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Four Years at the Mount

Senior year

The Choice

Leeanne Leary
Class of 2017

(8/2016) This question has always plagued my mind whenever Iíve been asked: What one item would you bring with you if you were stranded on an island? There is almost too much to consider in this question. For instance: do I have any information about how long Iíll be there, is there a rescue effort out to find me or am I actually there forever? Will there be water, wildlife, a safe place to sleep?

None of these questions would be answered before arriving to said island, so how does a person choose? How does one prioritize clean water, the ability to hunt or make a fire, warmthÖ the list goes on. Clearly, my mind goes straight to survival, but there is more! What if I happen to get stranded on an island that used to house a family, and I donít have to worry about survival? Now what do I bring Ė a book to keep my mind working or a "beach book" that will make me laugh, maybe? Oh! I should bring a rosary, or, maybe a journal. I wouldnít want to show up to this kind of island with a knife, then again, showing up to a deserted island with a Lisa Scottoline book would be absurd. Every time I consider the possibilities, I gain a new appreciation for the fact that I will most likely never, ever, actually have to face this choice.

The Discovery show ĎNaked and Afraidí has taken this question that has plagued the minds of middle schoolers and classroom writing prompts for so long, and has put it to the test. The show is a little more advanced now, with the extended stay option and multiple items if placed in the dangerous parts of Africa; however, in the beginning, this show took two people and took everything from them, including the clothes they were wearing. The contestants were allowed to bring one item with them and were placed in a pre-determined part of the world for 21 days. The weather, wildlife, water, and obstacles were different for each pair, and each person was still only allowed one item. Admittedly, I have a slightly unhealthy obsession to the show. Maybe it has something to do with the way this question has always plagued my mind; I donít know, I should look into that. Either way, Iíve watched as contestants try to survive while essentially stranded. Some bring water filters, knives, fire starters, fishing wire, variations of a machete, and more. The most popular, as far as I can tell, has been a knife. The knife seems to also be the most useful because even if they canít start a fire, build a trap, or filter water, they have been able to clear areas, defend themselves, and most importantly, hunt for food.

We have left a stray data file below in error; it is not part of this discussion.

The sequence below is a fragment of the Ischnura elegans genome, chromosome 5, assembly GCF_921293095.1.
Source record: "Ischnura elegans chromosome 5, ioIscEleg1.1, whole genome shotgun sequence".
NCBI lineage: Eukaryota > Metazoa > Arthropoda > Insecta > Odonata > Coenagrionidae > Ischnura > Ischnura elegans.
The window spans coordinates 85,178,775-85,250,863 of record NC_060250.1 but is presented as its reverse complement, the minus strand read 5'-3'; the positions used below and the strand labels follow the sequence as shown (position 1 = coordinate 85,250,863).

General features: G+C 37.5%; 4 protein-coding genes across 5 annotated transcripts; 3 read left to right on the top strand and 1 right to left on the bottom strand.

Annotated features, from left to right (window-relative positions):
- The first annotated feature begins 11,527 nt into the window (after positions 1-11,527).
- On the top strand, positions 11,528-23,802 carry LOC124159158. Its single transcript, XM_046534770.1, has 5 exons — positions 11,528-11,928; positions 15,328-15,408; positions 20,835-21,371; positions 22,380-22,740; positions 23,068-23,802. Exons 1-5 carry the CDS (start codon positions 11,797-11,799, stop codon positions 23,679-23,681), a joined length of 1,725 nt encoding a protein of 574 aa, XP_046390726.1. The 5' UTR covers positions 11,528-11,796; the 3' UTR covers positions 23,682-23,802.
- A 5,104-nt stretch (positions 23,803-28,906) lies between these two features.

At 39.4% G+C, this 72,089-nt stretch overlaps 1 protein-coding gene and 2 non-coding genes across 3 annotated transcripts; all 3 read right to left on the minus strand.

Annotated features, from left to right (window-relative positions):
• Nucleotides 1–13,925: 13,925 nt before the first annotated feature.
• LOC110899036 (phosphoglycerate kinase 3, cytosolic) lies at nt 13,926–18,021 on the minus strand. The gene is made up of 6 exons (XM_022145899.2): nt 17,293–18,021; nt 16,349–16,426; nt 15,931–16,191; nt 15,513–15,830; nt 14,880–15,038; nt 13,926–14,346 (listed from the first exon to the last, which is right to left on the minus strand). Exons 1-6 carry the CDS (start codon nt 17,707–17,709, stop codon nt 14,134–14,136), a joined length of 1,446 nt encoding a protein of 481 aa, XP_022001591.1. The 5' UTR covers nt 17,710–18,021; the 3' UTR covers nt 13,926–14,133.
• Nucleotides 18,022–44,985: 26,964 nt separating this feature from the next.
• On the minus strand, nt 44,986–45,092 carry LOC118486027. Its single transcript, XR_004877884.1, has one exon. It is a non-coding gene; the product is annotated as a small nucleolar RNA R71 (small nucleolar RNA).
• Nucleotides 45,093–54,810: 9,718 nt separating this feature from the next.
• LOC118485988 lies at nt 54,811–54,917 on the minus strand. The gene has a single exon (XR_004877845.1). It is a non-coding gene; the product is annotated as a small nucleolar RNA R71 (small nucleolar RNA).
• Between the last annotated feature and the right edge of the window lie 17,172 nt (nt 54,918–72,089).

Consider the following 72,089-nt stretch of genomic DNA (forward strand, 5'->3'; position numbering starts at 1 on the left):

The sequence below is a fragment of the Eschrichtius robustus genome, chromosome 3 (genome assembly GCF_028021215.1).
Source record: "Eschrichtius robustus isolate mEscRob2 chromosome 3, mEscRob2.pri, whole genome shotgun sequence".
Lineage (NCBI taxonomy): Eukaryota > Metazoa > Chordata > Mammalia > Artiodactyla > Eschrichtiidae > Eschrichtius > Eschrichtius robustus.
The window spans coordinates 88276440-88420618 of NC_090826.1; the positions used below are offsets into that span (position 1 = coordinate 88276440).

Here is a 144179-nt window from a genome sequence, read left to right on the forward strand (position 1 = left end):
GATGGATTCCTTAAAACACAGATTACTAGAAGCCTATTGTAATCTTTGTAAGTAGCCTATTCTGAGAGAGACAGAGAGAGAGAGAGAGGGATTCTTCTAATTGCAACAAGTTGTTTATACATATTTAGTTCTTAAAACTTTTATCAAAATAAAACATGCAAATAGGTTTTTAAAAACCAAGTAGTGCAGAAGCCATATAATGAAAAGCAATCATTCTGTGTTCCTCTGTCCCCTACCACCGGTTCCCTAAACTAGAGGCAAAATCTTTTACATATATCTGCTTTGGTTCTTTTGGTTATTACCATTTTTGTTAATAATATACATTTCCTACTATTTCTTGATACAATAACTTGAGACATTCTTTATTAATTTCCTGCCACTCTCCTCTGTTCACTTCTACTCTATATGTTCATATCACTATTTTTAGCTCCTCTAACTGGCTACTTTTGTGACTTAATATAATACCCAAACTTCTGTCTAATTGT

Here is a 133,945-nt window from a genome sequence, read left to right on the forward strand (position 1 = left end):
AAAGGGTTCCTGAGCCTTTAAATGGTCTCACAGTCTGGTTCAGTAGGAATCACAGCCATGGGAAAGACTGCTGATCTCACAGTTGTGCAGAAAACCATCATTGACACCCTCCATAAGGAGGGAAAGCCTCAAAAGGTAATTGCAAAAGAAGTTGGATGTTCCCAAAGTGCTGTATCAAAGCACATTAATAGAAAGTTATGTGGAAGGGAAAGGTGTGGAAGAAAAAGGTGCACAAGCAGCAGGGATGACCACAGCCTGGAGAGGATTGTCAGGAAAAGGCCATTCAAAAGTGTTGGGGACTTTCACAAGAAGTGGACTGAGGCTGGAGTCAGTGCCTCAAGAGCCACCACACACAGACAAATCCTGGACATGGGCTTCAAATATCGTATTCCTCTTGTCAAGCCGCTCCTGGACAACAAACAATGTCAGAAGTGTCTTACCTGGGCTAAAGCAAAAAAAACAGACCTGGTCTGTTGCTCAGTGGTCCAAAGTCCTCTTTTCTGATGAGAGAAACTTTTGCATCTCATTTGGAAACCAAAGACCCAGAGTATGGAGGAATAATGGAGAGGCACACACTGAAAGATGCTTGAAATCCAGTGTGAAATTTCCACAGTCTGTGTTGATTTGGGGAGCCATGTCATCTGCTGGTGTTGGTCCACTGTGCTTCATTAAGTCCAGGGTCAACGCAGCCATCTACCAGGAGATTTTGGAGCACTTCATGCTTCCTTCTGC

So, I think, not because of my own creativity but because of my Naked and Afraid addiction and the tried practiced of the contestants, that I will bring a knife with me to my island. There may be some issues here because I have never hunted a day in my life and have an awful fear of killing animals, even bugs, so it would certainly be a true test of my will to survive and would probably be quite humorous. They could create a show just for my time on the island and it would probably draw way too many viewers. Iíve tried to come up with an answer more creative than a knife based on my recent time spent in the woods at CLC, but I just couldnít. Here is what I came up with:

  1. A very large bar of soap Ė I truly hated not being able to shower and having to wear the same clothes for days on end.
  2. A phone Ė lack of contact forced me to develop an actual interest in the lives of the bugs living around me, this canít be healthy.
  3. A watch Ė my parents used to call me Big Ben because of my constant need to know what time it is, this hasnít gone away with age.
  4. Deodorant Ė if I canít bring soap, this is the next best thing.
  5. Bug spray Ė If there was a jumbo sized can of bug spray, I would choose it over the knife every time.
  6. Poison repellent Ė Iím not sure such a thing exists, but after my bout with Poison Sumac and Ivy for weeks, this would be my number one choice.

Fortunately, while in the woods, we had food and water readily available. We walked about 1,000 meters each day to re-supply three MREs per person and five, five-gallon, water jugs. It didnít seem very convenient at the time, but compared to a stranded island it was, in retrospect, very kind of whoever decided to fill our re-supply cache every day.

After reviewing my list, I still have to choose the knife to go to my island with. The list above are unnecessary comforts in comparison to food, so I will, unfortunately, forgo bathing and bug spray for a hunting knife. That is my final decision. Now, I should learn to hunt.

Read other articles by Leeanne Leary